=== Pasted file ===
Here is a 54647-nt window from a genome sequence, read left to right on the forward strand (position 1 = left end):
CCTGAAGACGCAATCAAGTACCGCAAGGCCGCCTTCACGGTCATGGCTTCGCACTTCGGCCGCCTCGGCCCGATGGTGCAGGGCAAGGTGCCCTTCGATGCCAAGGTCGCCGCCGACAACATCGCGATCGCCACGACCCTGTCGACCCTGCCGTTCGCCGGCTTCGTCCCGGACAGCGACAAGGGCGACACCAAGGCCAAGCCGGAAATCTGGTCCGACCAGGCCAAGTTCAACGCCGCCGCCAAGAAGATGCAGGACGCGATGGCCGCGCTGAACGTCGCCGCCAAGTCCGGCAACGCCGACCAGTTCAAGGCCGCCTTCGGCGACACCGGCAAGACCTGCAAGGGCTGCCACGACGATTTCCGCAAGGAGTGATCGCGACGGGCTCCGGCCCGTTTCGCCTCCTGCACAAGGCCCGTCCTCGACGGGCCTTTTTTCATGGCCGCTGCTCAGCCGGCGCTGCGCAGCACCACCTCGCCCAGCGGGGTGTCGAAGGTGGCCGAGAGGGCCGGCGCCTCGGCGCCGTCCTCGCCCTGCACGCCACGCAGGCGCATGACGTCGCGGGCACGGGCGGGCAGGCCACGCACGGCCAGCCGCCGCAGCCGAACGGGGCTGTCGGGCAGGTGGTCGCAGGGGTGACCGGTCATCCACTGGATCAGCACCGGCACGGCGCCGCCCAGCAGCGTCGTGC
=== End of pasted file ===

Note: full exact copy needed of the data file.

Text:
Here is a 54647-nt window from a genome sequence, read left to right on the forward strand (position 1 = left end):
CCTGAAGACGCAATCAAGTACCGCAAGGCCGCCTTCACGGTCATGGCTTCGCACTTCGGCCGCCTCGGCCCGATGGTGCAGGGCAAGGTGCCCTTCGATGCCAAGGTCGCCGCCGACAACATCGCGATCGCCACGACCCTGTCGACCCTGCCGTTCGCCGGCTTCGTCCCGGACAGCGACAAGGGCGACACCAAGGCCAAGCCGGAAATCTGGTCCGACCAGGCCAAGTTCAACGCCGCCGCCAAGAAGATGCAGGACGCGATGGCCGCGCTGAACGTCGCCGCCAAGTCCGGCAACGCCGACCAGTTCAAGGCCGCCTTCGGCGACACCGGCAAGACCTGCAAGGGCTGCCACGACGATTTCCGCAAGGAGTGATCGCGACGGGCTCCGGCCCGTTTCGCCTCCTGCACAAGGCCCGTCCTCGACGGGCCTTTTTTCATGGCCGCTGCTCAGCCGGCGCTGCGCAGCACCACCTCGCCCAGCGGGGTGTCGAAGGTGGCCGAGAGGGCCGGCGCCTCGGCGCCGTCCTCGCCCTGCACGCCACGCAGGCGCATGACGTCGCGGGCACGGGCGGGCAGGCCACGCACGGCCAGCCGCCGCAGCCGAACGGGGCTGTCGGGCAGGTGGTCGCAGGGGTGACCGGTCATCCACTGGATCAGCACCGGCACGGCGCCGCCCAGCAGCGTCGTGC